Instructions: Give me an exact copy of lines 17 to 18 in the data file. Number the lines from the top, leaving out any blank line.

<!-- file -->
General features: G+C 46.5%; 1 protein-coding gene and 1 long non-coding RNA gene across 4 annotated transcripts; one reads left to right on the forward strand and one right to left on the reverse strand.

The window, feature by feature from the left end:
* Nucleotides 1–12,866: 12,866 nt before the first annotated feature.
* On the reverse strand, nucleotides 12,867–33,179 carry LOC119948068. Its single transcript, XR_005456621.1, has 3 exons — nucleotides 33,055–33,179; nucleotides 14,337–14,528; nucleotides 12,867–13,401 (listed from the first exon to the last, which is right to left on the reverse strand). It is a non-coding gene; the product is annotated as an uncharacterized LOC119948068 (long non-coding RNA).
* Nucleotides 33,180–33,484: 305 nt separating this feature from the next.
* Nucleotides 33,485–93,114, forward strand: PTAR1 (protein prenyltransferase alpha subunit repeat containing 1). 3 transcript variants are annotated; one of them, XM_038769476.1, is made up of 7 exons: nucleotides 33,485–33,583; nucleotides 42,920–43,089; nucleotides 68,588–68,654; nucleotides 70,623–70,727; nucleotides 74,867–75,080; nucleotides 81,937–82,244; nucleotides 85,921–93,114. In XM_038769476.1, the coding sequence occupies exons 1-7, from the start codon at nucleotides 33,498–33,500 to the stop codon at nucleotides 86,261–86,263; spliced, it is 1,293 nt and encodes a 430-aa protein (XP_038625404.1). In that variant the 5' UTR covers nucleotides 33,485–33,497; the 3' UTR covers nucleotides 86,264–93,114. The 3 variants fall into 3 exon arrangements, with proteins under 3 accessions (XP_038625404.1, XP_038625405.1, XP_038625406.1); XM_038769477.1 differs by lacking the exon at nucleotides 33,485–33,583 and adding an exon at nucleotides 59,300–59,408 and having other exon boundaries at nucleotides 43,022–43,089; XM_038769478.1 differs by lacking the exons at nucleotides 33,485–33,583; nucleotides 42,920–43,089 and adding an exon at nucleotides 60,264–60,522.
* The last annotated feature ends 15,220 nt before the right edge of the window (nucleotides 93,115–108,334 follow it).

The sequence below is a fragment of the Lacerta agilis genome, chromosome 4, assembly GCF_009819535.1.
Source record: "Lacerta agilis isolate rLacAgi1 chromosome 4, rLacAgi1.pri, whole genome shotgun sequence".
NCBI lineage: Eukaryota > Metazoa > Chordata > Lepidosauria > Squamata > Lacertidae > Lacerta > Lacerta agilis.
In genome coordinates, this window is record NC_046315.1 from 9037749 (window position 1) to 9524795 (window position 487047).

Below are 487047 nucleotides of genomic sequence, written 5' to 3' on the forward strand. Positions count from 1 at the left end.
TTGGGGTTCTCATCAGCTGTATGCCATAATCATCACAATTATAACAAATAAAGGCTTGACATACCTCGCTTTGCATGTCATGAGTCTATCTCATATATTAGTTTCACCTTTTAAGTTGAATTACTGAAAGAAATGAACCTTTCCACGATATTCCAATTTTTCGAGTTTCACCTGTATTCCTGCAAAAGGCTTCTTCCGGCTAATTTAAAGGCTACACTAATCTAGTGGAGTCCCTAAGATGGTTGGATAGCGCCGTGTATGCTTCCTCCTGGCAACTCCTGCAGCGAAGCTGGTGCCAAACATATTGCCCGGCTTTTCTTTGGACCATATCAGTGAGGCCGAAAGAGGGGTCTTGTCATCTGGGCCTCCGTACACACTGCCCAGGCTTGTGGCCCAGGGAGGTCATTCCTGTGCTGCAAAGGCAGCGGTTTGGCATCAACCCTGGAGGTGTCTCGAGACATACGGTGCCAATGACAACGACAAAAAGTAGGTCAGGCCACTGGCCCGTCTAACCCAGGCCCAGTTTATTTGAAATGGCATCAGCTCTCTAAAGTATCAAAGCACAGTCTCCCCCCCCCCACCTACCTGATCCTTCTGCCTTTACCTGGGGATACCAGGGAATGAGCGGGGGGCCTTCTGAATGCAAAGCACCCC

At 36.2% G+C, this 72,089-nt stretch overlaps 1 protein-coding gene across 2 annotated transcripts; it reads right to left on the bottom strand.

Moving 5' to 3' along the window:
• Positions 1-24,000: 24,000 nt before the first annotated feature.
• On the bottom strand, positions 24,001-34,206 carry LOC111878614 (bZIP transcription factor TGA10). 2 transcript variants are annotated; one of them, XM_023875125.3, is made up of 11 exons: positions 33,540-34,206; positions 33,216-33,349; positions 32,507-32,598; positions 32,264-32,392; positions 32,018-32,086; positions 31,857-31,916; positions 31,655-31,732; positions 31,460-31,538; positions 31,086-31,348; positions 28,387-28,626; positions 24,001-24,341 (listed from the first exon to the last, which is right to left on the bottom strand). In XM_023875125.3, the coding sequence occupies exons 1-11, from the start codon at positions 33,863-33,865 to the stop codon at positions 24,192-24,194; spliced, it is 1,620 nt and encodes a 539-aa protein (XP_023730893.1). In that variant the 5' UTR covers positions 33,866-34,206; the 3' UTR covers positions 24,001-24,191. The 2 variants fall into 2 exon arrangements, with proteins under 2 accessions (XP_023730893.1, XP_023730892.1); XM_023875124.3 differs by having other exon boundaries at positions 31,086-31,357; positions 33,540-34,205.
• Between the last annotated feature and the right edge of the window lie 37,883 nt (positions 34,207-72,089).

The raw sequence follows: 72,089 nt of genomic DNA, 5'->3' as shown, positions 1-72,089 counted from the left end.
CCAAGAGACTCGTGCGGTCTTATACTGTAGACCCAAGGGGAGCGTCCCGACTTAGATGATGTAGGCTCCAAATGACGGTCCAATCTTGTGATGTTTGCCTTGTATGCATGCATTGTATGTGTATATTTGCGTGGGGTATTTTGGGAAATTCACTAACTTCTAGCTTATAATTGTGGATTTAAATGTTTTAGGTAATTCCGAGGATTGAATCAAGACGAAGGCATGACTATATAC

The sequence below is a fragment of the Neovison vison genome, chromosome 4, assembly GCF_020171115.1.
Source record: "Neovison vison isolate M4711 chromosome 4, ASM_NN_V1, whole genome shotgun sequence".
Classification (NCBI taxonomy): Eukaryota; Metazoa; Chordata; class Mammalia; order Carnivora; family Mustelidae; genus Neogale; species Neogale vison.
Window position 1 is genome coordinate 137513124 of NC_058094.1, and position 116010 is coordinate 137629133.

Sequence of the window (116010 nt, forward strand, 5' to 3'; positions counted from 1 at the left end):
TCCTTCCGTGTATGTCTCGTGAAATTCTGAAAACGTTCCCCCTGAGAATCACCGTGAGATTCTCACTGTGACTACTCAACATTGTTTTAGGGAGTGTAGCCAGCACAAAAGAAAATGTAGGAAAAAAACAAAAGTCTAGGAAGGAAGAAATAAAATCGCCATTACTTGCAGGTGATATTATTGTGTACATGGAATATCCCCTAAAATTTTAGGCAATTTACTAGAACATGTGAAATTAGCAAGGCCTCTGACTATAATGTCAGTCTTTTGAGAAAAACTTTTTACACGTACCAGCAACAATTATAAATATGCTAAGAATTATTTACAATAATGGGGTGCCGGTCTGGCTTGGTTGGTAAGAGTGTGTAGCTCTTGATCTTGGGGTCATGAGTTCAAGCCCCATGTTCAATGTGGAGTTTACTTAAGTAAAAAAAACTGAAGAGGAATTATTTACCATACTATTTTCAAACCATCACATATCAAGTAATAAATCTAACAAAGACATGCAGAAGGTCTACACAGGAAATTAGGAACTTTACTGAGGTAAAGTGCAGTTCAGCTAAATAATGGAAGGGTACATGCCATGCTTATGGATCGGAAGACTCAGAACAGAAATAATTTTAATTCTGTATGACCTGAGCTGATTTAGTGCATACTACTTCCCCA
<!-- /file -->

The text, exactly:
• On the bottom strand, positions 24,001-34,206 carry LOC111878614 (bZIP transcription factor TGA10). 2 transcript variants are annotated; one of them, XM_023875125.3, is made up of 11 exons: positions 33,540-34,206; positions 33,216-33,349; positions 32,507-32,598; positions 32,264-32,392; positions 32,018-32,086; positions 31,857-31,916; positions 31,655-31,732; positions 31,460-31,538; positions 31,086-31,348; positions 28,387-28,626; positions 24,001-24,341 (listed from the first exon to the last, which is right to left on the bottom strand). In XM_023875125.3, the coding sequence occupies exons 1-11, from the start codon at positions 33,863-33,865 to the stop codon at positions 24,192-24,194; spliced, it is 1,620 nt and encodes a 539-aa protein (XP_023730893.1). In that variant the 5' UTR covers positions 33,866-34,206; the 3' UTR covers positions 24,001-24,191. The 2 variants fall into 2 exon arrangements, with proteins under 2 accessions (XP_023730893.1, XP_023730892.1); XM_023875124.3 differs by having other exon boundaries at positions 31,086-31,357; positions 33,540-34,205.
• Between the last annotated feature and the right edge of the window lie 37,883 nt (positions 34,207-72,089).